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Pathway to memoir writing

Don’t De-value Your Characters by Using Cliches and Stereotypes

Cliches and Stereotypes

Don’t devalue your characters by using cliches and stereotypes. This will undermine the unique and personal feel of your memoir. Cliches and stereotypes place people in categories. As short-hand ways of writing and speaking, they reflect ready-made thoughts and adversely affect the ways we relate to our families and friends as unique individuals.

  • “She was a mother-hen; You know how mothers are!”
  • “My father had a heart of gold.”
  • “Those were beautiful days when we were happy.”

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writing a first draft

Writing a First Draft: Why They’re Called “First”

When you are writing a first draft: nothing can rightly be called a first unless there is a second. First grade implies second grade; first class implies second class; first book implies (we hope) second book, a first draft implies a second draft.

That is why first drafts are called first drafts. A writer must expect to write a second draft, and a third even. No one can sit down and churn out countless pages of prose that don’t need rewriting. Jack Kerouac claimed he did it with On the Road, but we know now that he was stretching the truth. [Free Membership required to read more. See below. ]

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when you don't have the photos

When You Must Have The Photos You Don’t Have/How To Journal Without The Photos, Part II

What to Do When There Are No Photos

The Memory List that you completed when you first began writing your memoir is integral to the writing process. The Memory List will suggest topics to write about, but what follows is additional tips you can use when you don’t have the photos. [Free Membership required to read more. See below. ]

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BeginAMemoir

The Importance of a Regular Writing Practice

Many people set off to write their memoirs with considerable enthusiasm. Frequently however over the months and years it takes to complete the manuscript, their enthusiasm wanes and the memoir project that had seemed so interesting now begins to bore the writer is soon abandoned. I don’t think there was ever a writer whose interest […]

thinking about memoir writing

Thinking About Memoir Writing

Our right thinking about memoir writing projects or our right talking about them can lead to success or failure. We can be very clever about our evasive tactics and disguise them as right thinking. Here are three examples that can pass for thoughtfulness rather than evasion.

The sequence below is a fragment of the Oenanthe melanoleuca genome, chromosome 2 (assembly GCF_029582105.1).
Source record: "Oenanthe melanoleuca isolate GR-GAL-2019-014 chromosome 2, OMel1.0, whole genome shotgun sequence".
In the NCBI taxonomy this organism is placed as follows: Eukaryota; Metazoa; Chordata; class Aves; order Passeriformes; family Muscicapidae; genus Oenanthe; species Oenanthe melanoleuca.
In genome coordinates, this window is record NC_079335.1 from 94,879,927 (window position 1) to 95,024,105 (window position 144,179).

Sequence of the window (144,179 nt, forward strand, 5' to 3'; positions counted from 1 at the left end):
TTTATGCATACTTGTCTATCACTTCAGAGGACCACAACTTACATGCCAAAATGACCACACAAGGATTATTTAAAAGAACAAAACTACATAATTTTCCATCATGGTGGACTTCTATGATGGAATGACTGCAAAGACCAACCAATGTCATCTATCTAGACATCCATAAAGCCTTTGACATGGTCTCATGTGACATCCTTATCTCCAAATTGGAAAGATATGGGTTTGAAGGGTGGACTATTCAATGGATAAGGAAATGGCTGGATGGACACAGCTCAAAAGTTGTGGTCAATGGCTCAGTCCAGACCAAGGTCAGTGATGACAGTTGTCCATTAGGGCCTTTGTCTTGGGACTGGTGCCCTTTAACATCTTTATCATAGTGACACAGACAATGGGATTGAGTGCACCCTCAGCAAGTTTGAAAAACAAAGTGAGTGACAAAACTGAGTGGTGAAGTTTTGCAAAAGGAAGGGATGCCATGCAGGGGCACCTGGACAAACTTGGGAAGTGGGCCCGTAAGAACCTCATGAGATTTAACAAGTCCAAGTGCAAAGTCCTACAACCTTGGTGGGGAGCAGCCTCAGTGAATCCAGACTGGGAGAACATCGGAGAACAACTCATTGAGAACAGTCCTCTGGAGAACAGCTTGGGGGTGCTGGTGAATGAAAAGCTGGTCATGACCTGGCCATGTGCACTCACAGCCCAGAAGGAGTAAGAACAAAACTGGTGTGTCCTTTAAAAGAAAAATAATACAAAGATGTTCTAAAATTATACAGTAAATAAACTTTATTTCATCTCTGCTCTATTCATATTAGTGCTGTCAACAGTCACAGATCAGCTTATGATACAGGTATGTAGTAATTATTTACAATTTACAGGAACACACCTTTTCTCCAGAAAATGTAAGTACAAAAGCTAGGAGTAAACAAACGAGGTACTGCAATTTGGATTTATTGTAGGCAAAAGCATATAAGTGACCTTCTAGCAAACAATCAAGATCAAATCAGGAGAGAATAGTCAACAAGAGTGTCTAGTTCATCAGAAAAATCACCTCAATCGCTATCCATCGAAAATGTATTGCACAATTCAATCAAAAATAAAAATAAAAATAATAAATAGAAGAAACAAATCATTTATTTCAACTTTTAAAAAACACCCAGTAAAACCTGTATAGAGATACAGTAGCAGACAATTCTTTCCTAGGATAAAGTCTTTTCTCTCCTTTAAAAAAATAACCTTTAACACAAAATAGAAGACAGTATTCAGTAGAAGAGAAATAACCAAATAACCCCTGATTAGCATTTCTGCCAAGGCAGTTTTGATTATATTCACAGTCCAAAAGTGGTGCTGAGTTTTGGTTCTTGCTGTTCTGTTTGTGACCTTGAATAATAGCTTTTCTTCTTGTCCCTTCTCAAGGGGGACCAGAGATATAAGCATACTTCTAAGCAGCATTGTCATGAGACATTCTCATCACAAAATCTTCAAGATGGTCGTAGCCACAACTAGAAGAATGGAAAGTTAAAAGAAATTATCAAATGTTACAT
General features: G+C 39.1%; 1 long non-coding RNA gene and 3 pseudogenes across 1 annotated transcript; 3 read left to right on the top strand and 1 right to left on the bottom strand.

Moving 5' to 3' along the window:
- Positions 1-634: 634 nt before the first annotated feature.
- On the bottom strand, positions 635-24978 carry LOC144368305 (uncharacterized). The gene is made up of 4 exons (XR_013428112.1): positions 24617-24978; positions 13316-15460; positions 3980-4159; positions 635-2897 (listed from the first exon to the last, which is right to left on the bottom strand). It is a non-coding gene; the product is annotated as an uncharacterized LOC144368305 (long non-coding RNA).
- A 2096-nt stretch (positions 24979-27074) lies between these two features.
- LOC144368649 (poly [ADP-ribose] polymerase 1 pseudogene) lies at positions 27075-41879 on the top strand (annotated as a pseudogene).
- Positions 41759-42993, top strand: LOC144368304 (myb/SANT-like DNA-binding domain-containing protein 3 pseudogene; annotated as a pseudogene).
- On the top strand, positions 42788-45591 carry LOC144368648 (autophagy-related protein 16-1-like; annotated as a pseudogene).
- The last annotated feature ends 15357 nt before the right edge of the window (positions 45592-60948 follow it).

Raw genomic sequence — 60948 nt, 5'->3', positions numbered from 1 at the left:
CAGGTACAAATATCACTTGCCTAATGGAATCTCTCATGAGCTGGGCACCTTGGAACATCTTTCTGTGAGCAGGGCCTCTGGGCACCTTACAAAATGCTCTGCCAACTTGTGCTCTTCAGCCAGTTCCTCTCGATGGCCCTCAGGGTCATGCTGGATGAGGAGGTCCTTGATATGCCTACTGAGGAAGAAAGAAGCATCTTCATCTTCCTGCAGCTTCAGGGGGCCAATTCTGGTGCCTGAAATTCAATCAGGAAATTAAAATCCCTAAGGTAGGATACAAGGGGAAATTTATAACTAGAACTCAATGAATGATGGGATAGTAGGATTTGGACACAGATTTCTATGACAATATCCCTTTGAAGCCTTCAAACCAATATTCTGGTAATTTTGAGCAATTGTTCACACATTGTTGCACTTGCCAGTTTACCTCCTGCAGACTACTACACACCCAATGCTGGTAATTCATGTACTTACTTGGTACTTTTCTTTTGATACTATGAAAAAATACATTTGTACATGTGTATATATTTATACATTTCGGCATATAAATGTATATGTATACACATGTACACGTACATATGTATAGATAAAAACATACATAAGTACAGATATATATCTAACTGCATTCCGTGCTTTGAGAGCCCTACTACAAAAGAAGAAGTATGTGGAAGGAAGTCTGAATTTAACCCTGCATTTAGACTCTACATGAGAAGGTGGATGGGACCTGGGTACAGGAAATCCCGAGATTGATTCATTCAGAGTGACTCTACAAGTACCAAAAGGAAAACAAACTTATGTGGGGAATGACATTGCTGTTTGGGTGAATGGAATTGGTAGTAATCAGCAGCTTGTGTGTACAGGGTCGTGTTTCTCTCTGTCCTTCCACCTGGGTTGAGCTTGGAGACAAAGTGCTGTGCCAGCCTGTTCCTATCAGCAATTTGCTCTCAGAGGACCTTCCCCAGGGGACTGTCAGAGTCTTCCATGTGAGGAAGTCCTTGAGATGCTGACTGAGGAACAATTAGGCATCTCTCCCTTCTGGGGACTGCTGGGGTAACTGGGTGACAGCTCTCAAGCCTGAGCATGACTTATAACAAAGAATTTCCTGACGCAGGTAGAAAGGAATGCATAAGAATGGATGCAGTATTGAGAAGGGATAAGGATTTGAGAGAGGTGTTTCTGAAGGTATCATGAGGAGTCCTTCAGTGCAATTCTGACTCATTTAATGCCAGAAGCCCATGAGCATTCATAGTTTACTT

memoir or autobiographical fiction

But Is It a Memoir?

Memoir or Autobiographical Fiction?

Memoir or autobiographical fiction—what’s the difference? I have been reading a memoir that has been doing well here in Maine (it’s by an excellent Maine writer)–I can’t vouch for its reach in the rest of the country. It was published by Houghton Mifflin Harcourt so I can only presume it is receiving support elsewhere.

It’s an interesting book, very well-written in terms of style and organization, but my nagging doubt [Free Membership required to read more. See below. ]

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paul

Evoking Emotions in Your Readers

You Can Evoke Emotions in Your Readers. Here’s How. Instilling your memoir with enough emotion to stir up a response from your readers is do-able. It is undeniably one of the most important results an author must set out to achieve. A memoir seeks to move a reader and without evoking emotions, a memoir cannot […]

1frustratedwriter300x300

Writer’s Block Is Often Caused by Lack of Discipline

Some people successfully use the notion of writer’s block to convince friends and family that, while they’re real writers, they just happen not to be producing–but a person can do this only for a while. Remember: you can never successfully use writer’s block to get your stories written!

point of view in a memoir

Writing About Religious Beliefs in a Memoir

Writing about religious beliefs can be a quagmire for the memoir writer. How can you write about religious beliefs without sinking your memoir? The answer that I can offer you comes down to the same old suggestion: show and don’t tell.